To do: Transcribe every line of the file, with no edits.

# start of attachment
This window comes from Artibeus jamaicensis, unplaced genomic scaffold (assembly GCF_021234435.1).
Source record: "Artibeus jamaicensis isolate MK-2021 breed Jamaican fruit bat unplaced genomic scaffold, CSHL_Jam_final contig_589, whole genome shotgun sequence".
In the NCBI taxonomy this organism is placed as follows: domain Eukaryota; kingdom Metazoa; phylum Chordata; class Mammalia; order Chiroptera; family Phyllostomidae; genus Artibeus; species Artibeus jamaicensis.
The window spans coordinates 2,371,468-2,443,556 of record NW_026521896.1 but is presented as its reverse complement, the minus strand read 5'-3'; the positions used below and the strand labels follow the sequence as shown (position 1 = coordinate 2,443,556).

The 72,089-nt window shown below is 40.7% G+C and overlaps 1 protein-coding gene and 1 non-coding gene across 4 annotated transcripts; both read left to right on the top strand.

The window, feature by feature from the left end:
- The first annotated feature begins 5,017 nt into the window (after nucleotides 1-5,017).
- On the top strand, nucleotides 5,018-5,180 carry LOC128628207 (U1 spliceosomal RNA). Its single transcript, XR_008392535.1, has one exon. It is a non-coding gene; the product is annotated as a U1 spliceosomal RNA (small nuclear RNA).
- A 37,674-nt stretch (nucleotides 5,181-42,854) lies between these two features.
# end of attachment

This window comes from Artibeus jamaicensis, unplaced genomic scaffold (assembly GCF_021234435.1).
Source record: "Artibeus jamaicensis isolate MK-2021 breed Jamaican fruit bat unplaced genomic scaffold, CSHL_Jam_final contig_589, whole genome shotgun sequence".
In the NCBI taxonomy this organism is placed as follows: domain Eukaryota; kingdom Metazoa; phylum Chordata; class Mammalia; order Chiroptera; family Phyllostomidae; genus Artibeus; species Artibeus jamaicensis.
The window spans coordinates 2,371,468-2,443,556 of record NW_026521896.1 but is presented as its reverse complement, the minus strand read 5'-3'; the positions used below and the strand labels follow the sequence as shown (position 1 = coordinate 2,443,556).

The 72,089-nt window shown below is 40.7% G+C and overlaps 1 protein-coding gene and 1 non-coding gene across 4 annotated transcripts; both read left to right on the top strand.

The window, feature by feature from the left end:
- The first annotated feature begins 5,017 nt into the window (after nucleotides 1-5,017).
- On the top strand, nucleotides 5,018-5,180 carry LOC128628207 (U1 spliceosomal RNA). Its single transcript, XR_008392535.1, has one exon. It is a non-coding gene; the product is annotated as a U1 spliceosomal RNA (small nuclear RNA).
- A 37,674-nt stretch (nucleotides 5,181-42,854) lies between these two features.